Agricultural Development and Marketing Corporation (Admarc) public relations officer Agnes Chikoko explains to Albert Sharra why some of the institutionâ€™s markets are closed.
Â It is reported that in most parts of Malawi, Admarc markets are closed. Why?
Admarc operates over 800 markets across the country and nine main depots for central storage and quality control. Out of the 800 markets, some are permanent which operate throughout the year whereas others are seasonal or social markets which are opened for sales during lean periods, or for Farm Inputs Subsidy Programme or for buying produce. So, depending on what time of the season, some of the social markets will be closed because there is no activity at that particular point in time. If need be, we open these markets to serve a particular purpose.
Some people are complaining that they are buying maize at a higher price on the parallel market because most Admarc markets are closed. When are you opening the markets?
Currently, most of our major markets are open and selling maize, especially in areas where demand is very high. We also have markets where stocks of maize are idle because demand is low. In such cases, Admarc is moving stocks to where maize is needed. All the town markets in Blantyre i.e Chilobwe, Zingwangwa, Chilomoni, Ndirande, Bangwe, Machinjiri, just to mention a few, are open. In addition, Chikwawa, Nsanje, Balaka and Zomba markets are fully operational and maize is being distributed in these markets.
How do you describe business at the markets so far?
I can say everything is good at the moment. We are doing our best to ensure that all markets where there is demand for the crop have enough maize in stock .As pointed out above, we are moving maize from centres where demand is low to where demand is high. We have not received any serious cases of maize shortages in our markets. You should also be aware that Admarcâ€™s selling price of maize is lower than the council markets to make it affordable to the masses.Â However, this is creating congestion as some people want to sweep the maize and sell it at a profit, which is not the objective of Admarc.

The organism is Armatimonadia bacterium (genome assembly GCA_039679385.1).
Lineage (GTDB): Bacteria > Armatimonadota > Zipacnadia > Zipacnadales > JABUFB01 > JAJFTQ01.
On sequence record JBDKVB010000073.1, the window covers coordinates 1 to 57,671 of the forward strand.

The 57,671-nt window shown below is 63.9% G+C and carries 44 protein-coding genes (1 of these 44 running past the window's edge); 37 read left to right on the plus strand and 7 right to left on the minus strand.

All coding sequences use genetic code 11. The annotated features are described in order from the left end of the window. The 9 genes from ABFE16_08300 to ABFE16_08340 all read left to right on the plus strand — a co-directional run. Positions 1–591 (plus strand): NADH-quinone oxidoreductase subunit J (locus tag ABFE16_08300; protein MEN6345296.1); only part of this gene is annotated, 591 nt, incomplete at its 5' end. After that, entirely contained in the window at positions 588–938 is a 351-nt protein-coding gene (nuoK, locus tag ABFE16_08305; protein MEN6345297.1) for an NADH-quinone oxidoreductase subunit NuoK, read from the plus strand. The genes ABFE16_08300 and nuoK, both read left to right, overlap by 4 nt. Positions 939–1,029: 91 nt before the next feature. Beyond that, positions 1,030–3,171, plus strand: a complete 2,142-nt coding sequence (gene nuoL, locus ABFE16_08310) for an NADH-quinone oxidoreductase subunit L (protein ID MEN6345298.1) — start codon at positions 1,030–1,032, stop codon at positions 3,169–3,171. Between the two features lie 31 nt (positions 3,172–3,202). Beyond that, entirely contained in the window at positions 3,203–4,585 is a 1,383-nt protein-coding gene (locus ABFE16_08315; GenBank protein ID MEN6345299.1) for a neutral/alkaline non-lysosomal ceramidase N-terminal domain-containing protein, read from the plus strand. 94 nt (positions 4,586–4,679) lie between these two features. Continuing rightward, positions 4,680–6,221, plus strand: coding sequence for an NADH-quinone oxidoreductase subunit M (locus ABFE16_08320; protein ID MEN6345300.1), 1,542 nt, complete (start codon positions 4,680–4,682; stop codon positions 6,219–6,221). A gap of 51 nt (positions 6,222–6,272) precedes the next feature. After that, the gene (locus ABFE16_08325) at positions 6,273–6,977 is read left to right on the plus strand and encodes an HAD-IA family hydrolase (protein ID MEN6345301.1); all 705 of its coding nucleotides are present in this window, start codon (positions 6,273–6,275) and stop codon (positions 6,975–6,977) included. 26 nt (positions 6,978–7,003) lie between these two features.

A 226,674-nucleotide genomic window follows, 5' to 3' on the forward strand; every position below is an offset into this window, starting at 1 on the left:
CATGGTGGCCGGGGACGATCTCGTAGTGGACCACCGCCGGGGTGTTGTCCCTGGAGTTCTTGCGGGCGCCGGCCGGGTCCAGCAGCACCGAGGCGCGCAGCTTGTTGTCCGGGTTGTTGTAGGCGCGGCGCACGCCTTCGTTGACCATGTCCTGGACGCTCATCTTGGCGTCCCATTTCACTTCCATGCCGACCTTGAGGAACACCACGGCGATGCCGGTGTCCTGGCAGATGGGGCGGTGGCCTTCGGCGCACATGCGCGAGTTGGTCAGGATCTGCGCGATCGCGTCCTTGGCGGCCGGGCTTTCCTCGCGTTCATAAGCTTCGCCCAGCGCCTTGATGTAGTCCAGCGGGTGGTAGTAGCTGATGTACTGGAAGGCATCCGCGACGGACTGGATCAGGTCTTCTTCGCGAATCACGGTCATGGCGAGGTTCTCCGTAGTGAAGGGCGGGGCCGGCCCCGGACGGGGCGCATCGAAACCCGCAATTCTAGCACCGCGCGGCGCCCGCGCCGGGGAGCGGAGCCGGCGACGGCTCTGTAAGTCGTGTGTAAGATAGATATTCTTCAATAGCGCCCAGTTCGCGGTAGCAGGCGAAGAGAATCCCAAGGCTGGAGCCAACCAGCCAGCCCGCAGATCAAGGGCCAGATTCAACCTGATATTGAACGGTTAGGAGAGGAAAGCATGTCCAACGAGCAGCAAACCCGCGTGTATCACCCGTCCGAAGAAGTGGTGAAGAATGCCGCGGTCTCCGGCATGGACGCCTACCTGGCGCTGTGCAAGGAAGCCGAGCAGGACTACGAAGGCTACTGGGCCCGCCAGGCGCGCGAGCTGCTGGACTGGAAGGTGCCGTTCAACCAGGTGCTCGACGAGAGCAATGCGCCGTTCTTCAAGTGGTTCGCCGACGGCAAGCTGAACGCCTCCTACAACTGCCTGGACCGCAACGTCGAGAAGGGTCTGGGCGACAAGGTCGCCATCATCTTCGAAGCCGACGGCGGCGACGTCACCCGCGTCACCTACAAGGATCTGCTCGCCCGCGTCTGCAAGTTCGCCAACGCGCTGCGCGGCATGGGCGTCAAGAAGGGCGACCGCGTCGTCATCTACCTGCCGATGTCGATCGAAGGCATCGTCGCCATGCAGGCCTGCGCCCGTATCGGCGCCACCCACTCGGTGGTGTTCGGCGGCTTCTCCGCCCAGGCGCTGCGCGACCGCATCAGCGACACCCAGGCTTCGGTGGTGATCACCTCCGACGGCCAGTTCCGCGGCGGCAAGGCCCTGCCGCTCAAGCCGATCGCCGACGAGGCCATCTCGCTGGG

Reports indicate that the country does not have sufficient maize. What is your comment on this?
In the South, demand is high but there is low demand in Central and Northern regions. Therefore, it is just a matter of moving stocks from low demand areas to high demand areas, moving stocks from central depots to markets. And that is what is being done now.
Do you think Admarc is doing enough to regulate prices of commodities such as maize so that unscrupulous traders do not rip off consumers?
Admarc buys produce at government approved prices set by the Ministry of Agriculture and we sell at affordable prices. Currently, our selling price for maize is the lowest so that every Malawian can afford it. We are controlling prices by ensuring that maize is available at our markets and we are also offering lower prices on the product. Our message is that people should go to Admarc for maize. If this happens, these unscrupulous traders will be forced to lower their prices as well.
What is your last message to Malawians on Admarc markets.
Admarc was there, is there and will always be there to serve Malawians by providing a ready market for agricultural produce/products at competitive prices.